|Drums Along the Mohawk DVD Cover|
Producer: Darryl F. Zanuck—20th Century Fox 1939
Director: John Ford
Stars: Henry Fonda, Claudette Colbert
For the next few months, I’d like to review movies based on historical eighteenth century colonial settings. One of the reasons I’ve chosen these films is that many of us (including myself!) have used them as a quick alternative for researching information on the period. I’ve found this could be a major mistake—and while we may find these stories entertaining, I strongly advise you to investigate the facts of certain historical events and characters through well-researched non-fictional works. Another reason I’ve chosen to review this film genre is because there are so few American historicals made in Hollywood today.
Drums Along the Mohawk is a favorite of mine because I read the book, a work of fiction, by Walter D. Edmonds in middle school. Based on a major event in the valley (where I grew up) I was well-acquainted with locations and descendents of people mentioned in the book, like Schuyler, Petrie, Bellinger, and Helmer, to name a few. So I felt an instant connection with the story.
Newly-weds Gil (Fonda) and Lana (Colbert) Martin move out to the rich and fertile land of Mohawk Valley frontier, a “breadbasket” of the colonies, to build a home and begin their new life.
Most of this story revolves around the couple as they try to establish a family and home while confronted by danger and unrest caused by Tories (British sympathizers) and their Iroquois Indian allies. Under the threat of constant attack, Gil and Lana and other settlers must survive by escaping to Fort Herkimer in German Flatts.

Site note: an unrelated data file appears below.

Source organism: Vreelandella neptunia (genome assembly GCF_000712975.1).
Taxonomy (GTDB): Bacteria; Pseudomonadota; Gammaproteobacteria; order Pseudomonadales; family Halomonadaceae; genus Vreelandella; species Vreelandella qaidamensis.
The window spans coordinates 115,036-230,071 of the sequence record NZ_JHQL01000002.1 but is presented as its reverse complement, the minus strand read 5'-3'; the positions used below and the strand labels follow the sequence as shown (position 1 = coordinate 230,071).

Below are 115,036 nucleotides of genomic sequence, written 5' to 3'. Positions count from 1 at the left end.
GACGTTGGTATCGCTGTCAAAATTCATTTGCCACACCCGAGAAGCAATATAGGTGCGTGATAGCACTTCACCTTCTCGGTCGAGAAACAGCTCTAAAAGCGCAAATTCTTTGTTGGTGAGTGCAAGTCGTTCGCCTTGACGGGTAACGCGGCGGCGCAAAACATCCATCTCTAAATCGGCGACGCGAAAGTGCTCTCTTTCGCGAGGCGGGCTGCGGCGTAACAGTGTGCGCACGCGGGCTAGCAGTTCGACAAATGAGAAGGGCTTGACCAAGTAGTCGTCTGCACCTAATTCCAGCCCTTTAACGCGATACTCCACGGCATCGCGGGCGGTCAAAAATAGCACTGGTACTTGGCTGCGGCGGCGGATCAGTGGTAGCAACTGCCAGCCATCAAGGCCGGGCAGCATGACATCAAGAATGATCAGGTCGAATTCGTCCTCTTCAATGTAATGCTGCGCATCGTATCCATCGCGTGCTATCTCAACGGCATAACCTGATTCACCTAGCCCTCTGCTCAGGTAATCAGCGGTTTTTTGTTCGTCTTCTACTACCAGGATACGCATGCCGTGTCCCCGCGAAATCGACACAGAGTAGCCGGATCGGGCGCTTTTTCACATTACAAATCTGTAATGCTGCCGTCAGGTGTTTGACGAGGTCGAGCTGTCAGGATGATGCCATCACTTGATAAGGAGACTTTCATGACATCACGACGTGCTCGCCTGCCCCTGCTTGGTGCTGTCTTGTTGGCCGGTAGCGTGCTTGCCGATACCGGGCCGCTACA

A crisis arises when the men of the settlement are forced to defend their homes against St. Leger’s army coming from the west. The colonists meet the British forces and Indians at Oriskany Creek, on August 6, 1777. Though the patriots, led by General Nicholas Herkimer, lose nearly eight hundred men, the largest loss in the American Revolution, they do win the battle, driving St. Leger back toward Canada. Herkimer, correctly portrayed in the film, is wounded and soon dies.
Another incident occurs when Gil Martin makes a run to save his wife and other settlers trapped in Fort Herkimer and low on ammunition. He is chased by a fleet-footed Mohawk scouting party, but manages to out-run them, arriving at Fort Dayton in time to get help and save the settlers.
This is another true incident, but the actual run was made by Adam Helmer, in September of 1778. He ran thirty miles ahead of an Iroquois and Tory raiding party led by Chief Joseph Brant, to warn the people of the valley to take shelter at Fort Dayton. Though Edmonds stayed true to the actual event, the character was changed for the movie version.
GIVEAWAY: Carrie will be giving away a gently used copy of the DVD to a person who responds to this post PLUS attends the CQ Tea Party on Friday.
Have you ever seen this movie? What did you think?